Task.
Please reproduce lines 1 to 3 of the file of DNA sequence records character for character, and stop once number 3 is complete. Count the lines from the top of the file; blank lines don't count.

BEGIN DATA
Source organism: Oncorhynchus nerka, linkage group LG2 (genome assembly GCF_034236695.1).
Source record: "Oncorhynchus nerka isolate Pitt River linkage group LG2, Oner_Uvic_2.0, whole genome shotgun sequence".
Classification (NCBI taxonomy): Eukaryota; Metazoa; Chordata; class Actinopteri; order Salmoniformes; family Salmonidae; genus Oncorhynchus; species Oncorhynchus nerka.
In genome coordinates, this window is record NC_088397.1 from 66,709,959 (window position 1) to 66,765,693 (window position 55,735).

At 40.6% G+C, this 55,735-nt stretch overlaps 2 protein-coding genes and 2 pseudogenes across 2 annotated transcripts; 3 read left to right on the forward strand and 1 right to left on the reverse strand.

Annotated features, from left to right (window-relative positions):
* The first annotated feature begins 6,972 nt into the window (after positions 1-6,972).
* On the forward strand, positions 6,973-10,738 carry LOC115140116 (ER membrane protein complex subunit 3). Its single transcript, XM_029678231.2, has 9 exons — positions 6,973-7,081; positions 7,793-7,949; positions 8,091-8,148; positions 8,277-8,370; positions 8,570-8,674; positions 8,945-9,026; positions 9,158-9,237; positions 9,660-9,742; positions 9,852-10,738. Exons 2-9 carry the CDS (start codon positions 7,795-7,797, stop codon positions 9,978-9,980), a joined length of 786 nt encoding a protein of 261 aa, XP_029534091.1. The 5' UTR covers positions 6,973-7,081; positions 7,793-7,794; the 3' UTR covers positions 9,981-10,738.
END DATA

Source organism: Oncorhynchus nerka, linkage group LG2 (genome assembly GCF_034236695.1).
Source record: "Oncorhynchus nerka isolate Pitt River linkage group LG2, Oner_Uvic_2.0, whole genome shotgun sequence".
Classification (NCBI taxonomy): Eukaryota; Metazoa; Chordata; class Actinopteri; order Salmoniformes; family Salmonidae; genus Oncorhynchus; species Oncorhynchus nerka.